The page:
Let’s move on to your style, for which you’ve been noticed a lot lately. Have you always been interested in fashion?
Yes and no. My friend Lulu and I won best dressed at camp—but I wouldn’t say I always had a good sense of style. I was always very opinionated about what I was wearing, even if it was bad. I never let my parents pick things out for me. But to their credit, they let me experiment.
I’ve also always been obsessed with costuming in movies and the importance it’s had on the real world. Diane Keaton changed fashion with Annie Hall. After I saw Indiana Jones when I was, like, eight, I made my dad get me a fedora. As I got older and started working on more high-profile projects, I noticed, almost always, the women dressed well. With men, it was just “Black suit, black suit, blue suit, black suit.” Now, when I’m at events, I want to make sure I honor the work of the people I respect. A good way to do that is by dressing the part.
Walk me through your looks for the Critics’ Choice Awards and the Golden Globes. How did those come together?
I normally dress myself, but I worked with NBC and E! for the Golden Globes and they gave me a styling stipend. I really like the way Chloe Cherry from Euphoria dresses, so I found her stylist, Tabitha Sanchez, and reached out on Instagram. She got me right away. She understood what I wanted, which was to be rooted in tradition, but still out there. She also understood that I like functionality. I don’t want to be uncomfortable. I want to be able to sleep in that look I wore.
As for my Critics’ Choice look, that came together very last-minute. I found out I was attending a couple of days before, but luckily I had this skeleton shirt I’d purchased a couple months back, after I saw someone post about it on Pinterest. So, I wore it with a blazer I found at some thrift shop and the choker, which I saw on Timothée Chalamet after working with him on Bones and All. I just thought it was so cool. I knew [The Nightmare Before Christmas director] Henry Selick would be there for Wendell & Wild so I thought, “Let me just make this Jack Skellington costume.”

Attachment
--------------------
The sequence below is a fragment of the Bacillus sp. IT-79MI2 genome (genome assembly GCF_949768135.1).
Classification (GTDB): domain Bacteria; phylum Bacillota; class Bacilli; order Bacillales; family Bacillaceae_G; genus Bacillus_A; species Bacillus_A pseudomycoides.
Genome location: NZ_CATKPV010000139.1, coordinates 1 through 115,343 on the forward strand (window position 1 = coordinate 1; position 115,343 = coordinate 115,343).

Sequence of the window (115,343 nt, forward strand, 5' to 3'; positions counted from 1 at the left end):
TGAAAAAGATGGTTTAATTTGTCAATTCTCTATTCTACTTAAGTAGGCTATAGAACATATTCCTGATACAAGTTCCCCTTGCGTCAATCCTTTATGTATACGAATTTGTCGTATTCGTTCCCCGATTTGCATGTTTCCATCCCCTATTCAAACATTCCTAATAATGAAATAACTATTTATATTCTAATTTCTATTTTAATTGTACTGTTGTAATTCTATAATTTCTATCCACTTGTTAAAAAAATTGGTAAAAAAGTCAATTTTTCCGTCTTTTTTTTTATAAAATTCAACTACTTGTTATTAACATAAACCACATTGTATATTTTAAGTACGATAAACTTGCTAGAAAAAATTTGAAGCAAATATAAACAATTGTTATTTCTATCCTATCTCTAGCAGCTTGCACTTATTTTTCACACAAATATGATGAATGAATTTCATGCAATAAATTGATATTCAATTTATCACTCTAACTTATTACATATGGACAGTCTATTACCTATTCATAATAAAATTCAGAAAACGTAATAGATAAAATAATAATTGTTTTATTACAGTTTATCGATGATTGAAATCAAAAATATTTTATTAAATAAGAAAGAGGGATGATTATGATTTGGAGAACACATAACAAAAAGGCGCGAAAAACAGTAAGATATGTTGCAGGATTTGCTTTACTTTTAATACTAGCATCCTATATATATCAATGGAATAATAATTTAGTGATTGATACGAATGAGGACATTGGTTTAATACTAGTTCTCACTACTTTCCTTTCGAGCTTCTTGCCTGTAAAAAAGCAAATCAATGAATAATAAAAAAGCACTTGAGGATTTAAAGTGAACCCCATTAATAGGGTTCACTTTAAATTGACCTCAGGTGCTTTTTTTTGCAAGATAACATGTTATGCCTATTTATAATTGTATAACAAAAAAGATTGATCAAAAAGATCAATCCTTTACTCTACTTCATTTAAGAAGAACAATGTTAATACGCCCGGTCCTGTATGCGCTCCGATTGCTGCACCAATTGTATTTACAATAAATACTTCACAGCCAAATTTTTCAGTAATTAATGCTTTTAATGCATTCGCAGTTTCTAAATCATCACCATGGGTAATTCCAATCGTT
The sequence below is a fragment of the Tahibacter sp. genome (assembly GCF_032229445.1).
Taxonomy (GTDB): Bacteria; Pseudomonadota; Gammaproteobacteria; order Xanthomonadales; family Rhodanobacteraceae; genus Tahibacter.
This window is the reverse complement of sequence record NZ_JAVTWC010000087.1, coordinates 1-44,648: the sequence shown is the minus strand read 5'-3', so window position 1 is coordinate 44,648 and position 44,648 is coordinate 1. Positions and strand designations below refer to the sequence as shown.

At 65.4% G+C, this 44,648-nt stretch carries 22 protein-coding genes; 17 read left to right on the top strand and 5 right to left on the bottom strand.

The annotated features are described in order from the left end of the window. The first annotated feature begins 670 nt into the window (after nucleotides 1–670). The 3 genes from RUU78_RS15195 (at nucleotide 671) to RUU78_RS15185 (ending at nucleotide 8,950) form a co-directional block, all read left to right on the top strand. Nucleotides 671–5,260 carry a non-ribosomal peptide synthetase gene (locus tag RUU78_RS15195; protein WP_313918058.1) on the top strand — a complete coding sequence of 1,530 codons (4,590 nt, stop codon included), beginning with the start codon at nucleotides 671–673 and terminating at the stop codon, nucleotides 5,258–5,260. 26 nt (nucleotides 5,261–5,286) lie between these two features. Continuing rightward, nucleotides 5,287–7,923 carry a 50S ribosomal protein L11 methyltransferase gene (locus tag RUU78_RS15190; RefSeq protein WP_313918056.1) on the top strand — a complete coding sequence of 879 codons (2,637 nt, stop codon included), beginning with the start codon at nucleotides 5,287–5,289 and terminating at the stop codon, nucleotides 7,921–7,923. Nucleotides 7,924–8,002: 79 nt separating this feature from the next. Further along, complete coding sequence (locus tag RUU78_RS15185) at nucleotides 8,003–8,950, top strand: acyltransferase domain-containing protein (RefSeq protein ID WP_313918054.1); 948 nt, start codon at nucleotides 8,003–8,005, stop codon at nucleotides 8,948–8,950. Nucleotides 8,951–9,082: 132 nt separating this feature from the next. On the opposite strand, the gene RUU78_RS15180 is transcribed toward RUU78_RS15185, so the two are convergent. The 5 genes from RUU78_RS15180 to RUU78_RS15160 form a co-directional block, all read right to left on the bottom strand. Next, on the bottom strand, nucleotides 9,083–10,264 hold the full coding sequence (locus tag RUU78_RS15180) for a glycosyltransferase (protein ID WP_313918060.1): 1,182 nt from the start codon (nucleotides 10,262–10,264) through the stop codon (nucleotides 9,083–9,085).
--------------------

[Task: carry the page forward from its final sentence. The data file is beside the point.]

What is your favorite look you’ve worn so far?
I really liked the Globes look. There was also the one for the Babylon premiere: I wore this blue velvet suit with a bow tie from a shop on Etsy. The bowtie had snakes on it, and there’s a snake in the movie. Margot Robbie and Brad Pitt saw it and were like, “Oh my god, that’s so cool!” Afterward, I sent a note to the woman who made the bowtie and told her Margot and Brad liked it and she said it was the perfect exclamation point for her 2022.
What is one of your favorite fashion moments in pop culture?
Billy Crystal in When Harry Met Sally. Every outfit in that movie—the chunky cable-knits, the suede elbow patches on the blazer. The white shoes, the high white tube socks, everything is perfect.
Who are your style icons?
I always say that when Harry Styles or Timothée Chalamet wears something, that means I can do it. But there are other people, too—like, funny enough, Larry David. He, as the kids say, “Do be dressin’.” He’s got it figured out.
As far as red carpet, I think Kodi Smit-McPhee dresses really well. He’s also a fantastic actor. His performance in The Power of the Dog was one of those performances I wish people talked about more, just because it’s quiet. Everyone likes a performance where someone’s yelling, whereas I love restraint.